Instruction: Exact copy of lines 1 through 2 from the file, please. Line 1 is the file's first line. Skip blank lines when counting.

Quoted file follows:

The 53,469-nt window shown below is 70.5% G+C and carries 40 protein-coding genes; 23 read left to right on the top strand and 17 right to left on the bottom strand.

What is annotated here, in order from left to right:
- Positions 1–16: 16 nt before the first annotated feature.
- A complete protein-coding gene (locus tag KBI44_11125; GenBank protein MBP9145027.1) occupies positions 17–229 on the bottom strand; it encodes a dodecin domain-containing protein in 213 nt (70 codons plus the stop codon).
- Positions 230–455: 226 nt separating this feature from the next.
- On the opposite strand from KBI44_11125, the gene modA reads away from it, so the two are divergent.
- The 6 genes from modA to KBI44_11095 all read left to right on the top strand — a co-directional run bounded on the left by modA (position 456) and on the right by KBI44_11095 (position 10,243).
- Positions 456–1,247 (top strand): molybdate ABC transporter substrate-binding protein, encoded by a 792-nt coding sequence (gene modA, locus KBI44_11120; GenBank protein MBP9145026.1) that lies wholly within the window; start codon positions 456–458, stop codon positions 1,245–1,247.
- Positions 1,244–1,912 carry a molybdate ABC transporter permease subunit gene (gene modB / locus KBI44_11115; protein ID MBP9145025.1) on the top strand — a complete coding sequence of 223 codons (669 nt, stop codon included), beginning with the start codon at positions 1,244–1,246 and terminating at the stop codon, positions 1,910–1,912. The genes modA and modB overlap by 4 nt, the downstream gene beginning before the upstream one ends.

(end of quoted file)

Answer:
The 53,469-nt window shown below is 70.5% G+C and carries 40 protein-coding genes; 23 read left to right on the top strand and 17 right to left on the bottom strand.

What is annotated here, in order from left to right: